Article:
Do summits succeed?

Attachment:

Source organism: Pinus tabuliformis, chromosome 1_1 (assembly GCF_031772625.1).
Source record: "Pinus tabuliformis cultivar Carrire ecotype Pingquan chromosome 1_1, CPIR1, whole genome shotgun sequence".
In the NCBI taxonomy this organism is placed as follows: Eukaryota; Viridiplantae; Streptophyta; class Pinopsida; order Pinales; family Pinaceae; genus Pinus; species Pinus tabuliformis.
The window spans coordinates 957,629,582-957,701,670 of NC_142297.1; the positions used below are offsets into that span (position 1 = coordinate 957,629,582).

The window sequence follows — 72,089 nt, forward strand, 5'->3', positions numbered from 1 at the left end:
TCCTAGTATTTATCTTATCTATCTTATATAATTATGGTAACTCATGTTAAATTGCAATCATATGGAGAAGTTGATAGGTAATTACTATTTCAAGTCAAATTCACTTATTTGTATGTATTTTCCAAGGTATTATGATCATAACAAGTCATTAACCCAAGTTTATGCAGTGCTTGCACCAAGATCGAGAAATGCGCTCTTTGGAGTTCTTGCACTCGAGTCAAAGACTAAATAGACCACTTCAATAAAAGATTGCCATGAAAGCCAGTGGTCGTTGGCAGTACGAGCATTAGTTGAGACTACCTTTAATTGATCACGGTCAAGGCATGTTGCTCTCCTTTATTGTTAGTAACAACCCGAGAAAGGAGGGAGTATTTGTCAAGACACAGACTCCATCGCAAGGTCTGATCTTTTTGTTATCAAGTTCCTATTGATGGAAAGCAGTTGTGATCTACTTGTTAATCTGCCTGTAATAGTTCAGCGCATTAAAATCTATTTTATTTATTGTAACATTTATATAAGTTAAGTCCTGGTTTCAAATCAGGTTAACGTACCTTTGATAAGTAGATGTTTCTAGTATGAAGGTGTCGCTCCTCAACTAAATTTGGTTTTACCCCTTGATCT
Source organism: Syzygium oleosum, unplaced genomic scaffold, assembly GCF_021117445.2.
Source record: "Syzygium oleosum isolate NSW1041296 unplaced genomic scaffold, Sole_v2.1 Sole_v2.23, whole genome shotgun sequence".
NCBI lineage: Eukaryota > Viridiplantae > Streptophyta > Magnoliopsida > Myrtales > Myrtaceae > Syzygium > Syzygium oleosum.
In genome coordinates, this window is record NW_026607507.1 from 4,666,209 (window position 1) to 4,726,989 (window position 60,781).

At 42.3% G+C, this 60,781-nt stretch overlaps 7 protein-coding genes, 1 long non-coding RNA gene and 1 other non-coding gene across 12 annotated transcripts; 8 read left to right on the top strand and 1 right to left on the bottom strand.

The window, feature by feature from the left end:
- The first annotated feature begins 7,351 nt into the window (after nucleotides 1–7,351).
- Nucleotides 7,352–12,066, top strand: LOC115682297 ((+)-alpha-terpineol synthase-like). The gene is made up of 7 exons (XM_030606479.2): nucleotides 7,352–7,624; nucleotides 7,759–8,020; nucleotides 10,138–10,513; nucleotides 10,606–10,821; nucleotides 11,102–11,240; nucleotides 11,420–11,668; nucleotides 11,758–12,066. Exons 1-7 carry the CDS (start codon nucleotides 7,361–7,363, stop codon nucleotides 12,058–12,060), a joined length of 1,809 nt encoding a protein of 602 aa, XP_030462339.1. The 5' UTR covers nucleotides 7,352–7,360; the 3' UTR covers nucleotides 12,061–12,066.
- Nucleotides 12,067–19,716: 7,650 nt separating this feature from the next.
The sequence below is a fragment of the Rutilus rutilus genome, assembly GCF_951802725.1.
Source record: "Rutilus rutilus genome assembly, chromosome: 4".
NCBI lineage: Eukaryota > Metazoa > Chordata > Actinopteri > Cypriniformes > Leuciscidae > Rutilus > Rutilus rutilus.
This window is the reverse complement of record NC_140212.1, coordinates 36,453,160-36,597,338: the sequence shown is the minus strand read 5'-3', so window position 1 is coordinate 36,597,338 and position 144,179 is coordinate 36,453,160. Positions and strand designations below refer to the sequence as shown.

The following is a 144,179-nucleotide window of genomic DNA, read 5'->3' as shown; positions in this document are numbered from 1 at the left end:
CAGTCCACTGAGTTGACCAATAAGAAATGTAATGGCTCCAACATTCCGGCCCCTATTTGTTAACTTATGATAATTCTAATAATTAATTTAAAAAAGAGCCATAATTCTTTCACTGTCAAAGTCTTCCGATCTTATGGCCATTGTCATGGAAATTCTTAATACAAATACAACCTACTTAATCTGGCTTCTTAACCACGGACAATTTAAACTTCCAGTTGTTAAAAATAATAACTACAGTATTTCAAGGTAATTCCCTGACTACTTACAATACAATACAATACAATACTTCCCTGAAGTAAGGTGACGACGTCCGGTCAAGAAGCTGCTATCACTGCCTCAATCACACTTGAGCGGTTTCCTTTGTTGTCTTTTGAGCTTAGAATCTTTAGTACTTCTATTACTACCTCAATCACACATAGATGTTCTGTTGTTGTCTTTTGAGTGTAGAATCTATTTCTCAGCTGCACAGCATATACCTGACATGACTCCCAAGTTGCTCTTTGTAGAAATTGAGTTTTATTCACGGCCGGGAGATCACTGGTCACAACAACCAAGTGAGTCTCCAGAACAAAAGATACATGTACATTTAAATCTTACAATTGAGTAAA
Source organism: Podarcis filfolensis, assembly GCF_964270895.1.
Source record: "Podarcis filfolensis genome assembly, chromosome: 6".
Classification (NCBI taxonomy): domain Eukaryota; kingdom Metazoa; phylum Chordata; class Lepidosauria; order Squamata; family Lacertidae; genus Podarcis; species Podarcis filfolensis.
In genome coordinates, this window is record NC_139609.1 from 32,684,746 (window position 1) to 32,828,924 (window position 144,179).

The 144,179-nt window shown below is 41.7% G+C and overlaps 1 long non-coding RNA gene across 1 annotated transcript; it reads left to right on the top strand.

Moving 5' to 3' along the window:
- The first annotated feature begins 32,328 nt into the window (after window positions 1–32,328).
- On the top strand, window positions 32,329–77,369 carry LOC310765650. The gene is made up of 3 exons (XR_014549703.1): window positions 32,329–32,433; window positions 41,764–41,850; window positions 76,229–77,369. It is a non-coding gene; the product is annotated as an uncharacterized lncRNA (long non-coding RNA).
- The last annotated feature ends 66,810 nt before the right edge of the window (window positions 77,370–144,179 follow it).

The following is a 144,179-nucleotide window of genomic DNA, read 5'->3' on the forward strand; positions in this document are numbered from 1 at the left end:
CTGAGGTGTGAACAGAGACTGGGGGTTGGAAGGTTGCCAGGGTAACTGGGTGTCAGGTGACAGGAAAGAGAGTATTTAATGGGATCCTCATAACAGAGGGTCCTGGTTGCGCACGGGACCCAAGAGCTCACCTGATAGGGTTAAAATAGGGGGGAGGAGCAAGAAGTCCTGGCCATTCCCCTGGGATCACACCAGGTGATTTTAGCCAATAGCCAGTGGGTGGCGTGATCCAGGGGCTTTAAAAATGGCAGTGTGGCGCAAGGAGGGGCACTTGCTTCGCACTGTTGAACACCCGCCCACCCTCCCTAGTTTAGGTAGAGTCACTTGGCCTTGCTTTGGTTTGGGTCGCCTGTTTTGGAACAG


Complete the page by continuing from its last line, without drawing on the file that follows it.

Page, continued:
In the public imagination, a “summit” is a meeting between the political leaders of two states, with those between the United States and the Soviet Union seen as the most important. Yet one of the most interesting conclusions of David Reynolds’s compellingly written book is that these “personal” summits do not succeed. In a work of great originality, Reynolds sets out an analytical structure, considers six important summit meetings between 1938 and 1985, and concludes that only one of them had the desired result. The history of the political summit – truly a triumph of hope over experience – arises from the conviction of leaders that if only they can meet face to face with their opposite number, something can be worked out: charm will triumph. And time after time, the result was, at worst, disaster – as at Munich in 1938 – but more frequently the unravelling of hopes. Only one summit, that of Mikhail Gorbachev and Ronald Reagan in Geneva in 1985, is seen by Reynolds as a success, thanks to forward planning.


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